As part of the trainee programme for young film critics we have asked the participants to have a short interview with one of the emerging filmmakers of their region. All filmmakers are selected for IFFR 2018.
How did you get to be part of this year’s festival?
I have two short films screening in the Beyond Nollywood programme as part of the festival’s Pan African Cinema Today initiative. I was invited to represent my own film. I am not 100% sure but I believe that the IFFR reached out to Nadia Denton who curates her Beyond Nollywood initiative and they asked her to program some Afrocentric films, she sent them the films and they accepted them.
You studied film production which isn’t a common Nigerian choice. Why film?
I have always been passionate about visual storytelling from a very young age. In secondary school in the United Kingdom, I had a film studies teacher and he introduced me to a number of filmmakers that I had never experienced up until that point. I am talking about the likes of Kurosawa, film noir, pre and post war British cinema. It was interesting to analyze these films and when I went to study film production in the University I was exposed to even more films and was able to develop my passion even better.
With all these influences, what informed your decision to make films in Nigeria as opposed to the European culture which you were raised on?
I was working in the UK and I made short films as a student with my friends. When I left University I started making my own projects, about four or five in the United Kingdom. When I moved to Nigeria, for personal reasons, I started making films there too. It wasn’t a conscious decision to start making Nigerian films, it just happened to be where I was living at the time. I didn’t expect to stay in England as long as I did but one thing leads to another. I was fortunate coming back because Nollywood is quite big although the infrastructure isn’t quite there yet. But it is a thriving industry built on the back of pure hustle.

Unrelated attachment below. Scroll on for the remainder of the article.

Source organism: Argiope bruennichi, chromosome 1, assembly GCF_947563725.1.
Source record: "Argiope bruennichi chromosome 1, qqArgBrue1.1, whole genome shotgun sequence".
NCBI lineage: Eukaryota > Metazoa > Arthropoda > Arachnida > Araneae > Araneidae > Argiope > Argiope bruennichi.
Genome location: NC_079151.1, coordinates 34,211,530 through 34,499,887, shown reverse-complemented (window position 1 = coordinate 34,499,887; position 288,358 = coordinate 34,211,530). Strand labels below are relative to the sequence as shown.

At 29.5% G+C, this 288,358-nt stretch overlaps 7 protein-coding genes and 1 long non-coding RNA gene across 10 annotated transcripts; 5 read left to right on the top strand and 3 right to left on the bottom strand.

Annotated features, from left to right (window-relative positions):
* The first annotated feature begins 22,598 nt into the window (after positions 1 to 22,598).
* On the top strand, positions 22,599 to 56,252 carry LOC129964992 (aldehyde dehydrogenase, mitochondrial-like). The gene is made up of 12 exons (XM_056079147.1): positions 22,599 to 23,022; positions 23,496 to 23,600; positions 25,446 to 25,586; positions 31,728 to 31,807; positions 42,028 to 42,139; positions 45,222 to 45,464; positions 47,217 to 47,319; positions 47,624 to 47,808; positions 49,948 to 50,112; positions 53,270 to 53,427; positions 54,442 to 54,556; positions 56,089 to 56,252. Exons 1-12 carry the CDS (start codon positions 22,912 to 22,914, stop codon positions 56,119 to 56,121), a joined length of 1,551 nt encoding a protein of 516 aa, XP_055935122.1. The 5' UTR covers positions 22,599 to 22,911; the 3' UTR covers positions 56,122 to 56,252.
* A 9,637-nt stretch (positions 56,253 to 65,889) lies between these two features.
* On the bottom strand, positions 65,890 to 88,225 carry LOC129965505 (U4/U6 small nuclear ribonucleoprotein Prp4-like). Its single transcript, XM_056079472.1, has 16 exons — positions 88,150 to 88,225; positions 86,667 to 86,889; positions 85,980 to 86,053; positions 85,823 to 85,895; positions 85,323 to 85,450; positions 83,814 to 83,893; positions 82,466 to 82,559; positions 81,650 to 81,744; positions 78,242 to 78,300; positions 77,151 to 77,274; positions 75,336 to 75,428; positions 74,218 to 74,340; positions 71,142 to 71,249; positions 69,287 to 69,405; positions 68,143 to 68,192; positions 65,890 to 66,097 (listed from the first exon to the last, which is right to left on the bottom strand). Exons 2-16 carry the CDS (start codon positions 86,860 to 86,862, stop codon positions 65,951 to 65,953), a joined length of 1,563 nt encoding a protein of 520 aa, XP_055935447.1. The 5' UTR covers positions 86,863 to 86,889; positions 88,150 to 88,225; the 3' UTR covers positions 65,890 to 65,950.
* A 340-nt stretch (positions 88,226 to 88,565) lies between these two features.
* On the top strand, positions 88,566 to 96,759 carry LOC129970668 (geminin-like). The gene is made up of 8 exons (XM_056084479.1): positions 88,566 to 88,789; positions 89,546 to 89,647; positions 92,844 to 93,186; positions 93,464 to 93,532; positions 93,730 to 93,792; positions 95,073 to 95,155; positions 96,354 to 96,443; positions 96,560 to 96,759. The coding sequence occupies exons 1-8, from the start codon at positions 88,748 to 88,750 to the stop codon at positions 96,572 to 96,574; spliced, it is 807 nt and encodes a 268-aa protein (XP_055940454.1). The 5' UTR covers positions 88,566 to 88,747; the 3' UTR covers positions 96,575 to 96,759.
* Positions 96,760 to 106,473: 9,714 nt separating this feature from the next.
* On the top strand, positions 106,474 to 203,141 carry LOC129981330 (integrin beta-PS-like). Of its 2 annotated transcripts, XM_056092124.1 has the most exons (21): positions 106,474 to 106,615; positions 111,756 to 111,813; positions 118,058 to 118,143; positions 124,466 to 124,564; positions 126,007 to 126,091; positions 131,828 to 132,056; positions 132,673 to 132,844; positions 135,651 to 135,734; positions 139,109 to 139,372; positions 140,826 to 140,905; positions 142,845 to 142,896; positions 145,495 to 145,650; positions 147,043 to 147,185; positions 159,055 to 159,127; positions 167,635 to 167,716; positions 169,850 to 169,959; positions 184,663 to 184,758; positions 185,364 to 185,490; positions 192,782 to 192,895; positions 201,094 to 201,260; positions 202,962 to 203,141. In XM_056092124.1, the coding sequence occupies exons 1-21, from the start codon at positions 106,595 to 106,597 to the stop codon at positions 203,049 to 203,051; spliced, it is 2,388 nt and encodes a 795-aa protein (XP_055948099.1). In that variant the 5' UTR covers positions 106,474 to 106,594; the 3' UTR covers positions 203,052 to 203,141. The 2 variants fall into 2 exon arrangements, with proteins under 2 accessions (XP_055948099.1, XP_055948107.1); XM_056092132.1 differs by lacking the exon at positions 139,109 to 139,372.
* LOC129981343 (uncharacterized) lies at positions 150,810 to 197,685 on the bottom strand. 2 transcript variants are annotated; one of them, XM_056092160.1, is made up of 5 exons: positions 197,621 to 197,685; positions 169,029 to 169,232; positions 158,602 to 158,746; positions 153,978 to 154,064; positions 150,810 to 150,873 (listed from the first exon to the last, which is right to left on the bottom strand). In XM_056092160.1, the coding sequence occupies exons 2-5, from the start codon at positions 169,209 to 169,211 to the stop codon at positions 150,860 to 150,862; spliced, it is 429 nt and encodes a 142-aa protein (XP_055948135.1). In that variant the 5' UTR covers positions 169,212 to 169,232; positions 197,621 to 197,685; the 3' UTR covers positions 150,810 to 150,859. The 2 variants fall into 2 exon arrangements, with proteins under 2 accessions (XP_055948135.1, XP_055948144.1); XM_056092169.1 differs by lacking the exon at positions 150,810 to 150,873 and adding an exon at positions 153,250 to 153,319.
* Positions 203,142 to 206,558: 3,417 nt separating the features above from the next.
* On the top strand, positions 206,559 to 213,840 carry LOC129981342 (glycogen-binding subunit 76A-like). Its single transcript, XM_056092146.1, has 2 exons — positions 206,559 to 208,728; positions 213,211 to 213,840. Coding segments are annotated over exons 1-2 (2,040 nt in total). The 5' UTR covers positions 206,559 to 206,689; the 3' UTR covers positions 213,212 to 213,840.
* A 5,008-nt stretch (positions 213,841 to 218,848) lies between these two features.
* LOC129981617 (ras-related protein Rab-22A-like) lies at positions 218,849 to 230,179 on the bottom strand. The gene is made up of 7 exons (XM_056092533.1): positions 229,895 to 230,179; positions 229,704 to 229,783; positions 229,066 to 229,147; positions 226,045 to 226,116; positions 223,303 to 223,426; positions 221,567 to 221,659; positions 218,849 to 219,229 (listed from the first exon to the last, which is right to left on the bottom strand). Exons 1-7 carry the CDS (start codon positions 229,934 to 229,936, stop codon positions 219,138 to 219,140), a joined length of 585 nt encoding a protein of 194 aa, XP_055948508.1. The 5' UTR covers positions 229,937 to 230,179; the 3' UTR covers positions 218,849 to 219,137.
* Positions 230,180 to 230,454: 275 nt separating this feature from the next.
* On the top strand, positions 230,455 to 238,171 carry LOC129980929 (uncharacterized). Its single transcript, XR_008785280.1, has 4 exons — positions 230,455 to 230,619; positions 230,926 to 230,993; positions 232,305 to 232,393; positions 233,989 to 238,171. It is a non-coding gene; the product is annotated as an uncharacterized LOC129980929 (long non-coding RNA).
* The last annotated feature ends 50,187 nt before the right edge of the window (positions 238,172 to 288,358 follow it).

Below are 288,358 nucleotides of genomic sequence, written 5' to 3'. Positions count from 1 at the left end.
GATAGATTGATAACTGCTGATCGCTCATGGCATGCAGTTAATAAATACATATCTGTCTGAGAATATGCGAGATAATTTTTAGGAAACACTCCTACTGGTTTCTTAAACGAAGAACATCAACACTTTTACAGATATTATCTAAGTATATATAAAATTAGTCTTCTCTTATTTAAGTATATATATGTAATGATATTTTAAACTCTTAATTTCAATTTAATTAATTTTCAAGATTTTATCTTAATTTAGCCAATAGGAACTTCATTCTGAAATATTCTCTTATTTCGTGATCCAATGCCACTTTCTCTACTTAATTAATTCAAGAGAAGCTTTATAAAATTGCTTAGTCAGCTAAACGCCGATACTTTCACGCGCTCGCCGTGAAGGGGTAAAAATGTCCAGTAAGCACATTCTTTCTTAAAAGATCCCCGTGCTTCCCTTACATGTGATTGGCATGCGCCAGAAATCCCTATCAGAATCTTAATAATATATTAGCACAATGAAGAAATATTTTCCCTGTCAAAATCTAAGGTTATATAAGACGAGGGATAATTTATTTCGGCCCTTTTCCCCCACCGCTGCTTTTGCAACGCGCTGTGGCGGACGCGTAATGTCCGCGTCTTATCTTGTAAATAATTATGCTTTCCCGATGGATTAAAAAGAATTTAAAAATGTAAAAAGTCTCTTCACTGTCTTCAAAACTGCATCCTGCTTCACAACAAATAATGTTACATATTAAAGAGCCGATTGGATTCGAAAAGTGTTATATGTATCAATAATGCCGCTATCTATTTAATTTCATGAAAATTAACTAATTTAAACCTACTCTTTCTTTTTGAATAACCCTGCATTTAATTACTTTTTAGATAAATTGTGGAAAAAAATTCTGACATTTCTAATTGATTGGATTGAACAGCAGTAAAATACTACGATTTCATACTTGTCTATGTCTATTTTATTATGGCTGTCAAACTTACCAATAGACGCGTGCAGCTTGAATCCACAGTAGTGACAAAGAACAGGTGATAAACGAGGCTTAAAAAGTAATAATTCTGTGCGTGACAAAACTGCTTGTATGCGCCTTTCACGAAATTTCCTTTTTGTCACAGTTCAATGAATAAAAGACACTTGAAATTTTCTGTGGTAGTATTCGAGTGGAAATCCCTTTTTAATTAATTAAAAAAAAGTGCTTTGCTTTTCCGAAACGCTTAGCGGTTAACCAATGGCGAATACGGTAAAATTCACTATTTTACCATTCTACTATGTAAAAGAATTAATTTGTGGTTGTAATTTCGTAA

How was the adjustment been and has it translated in the work that you have done?
The adjustment took a while. Nigeria is a third world country so it was a huge culture shock moving there. It does take a while getting used to certain things that one would take for granted in the UK but those are also the things that happen whenever migration like that happens. In a strange way, I have been able to pick up on little things that people born and raised in Nigeria may not bother about and this has been reflected in my work.
Your short films aren’t quite in the Nollywood commercial tradition. Judging from the reception of your work, do you think that there is space for that kind of art in Nigeria?
I think that the ideas and the stories aren’t so dissimilar. My work deals with back street abortions, babalawos (traditional healers) like many other Nollywood stories. The only difference is probably the approach and the methodology. And Beyond Nollywood focuses on people who are trying to bring more artistic values to the table.
I don’t think my work is so esoteric or experimental that the average Nigerian viewer wouldn’t get. It is approachable and quite easy to understand what is going on. I do think I bring some artistic flair because that is what I like watching myself. I do think there is a market for my work, maybe not the mainstream one but you know what, you never know unless it is pushed and marketed properly. There is need for audience engagement.
Photo in header: Michael Omonua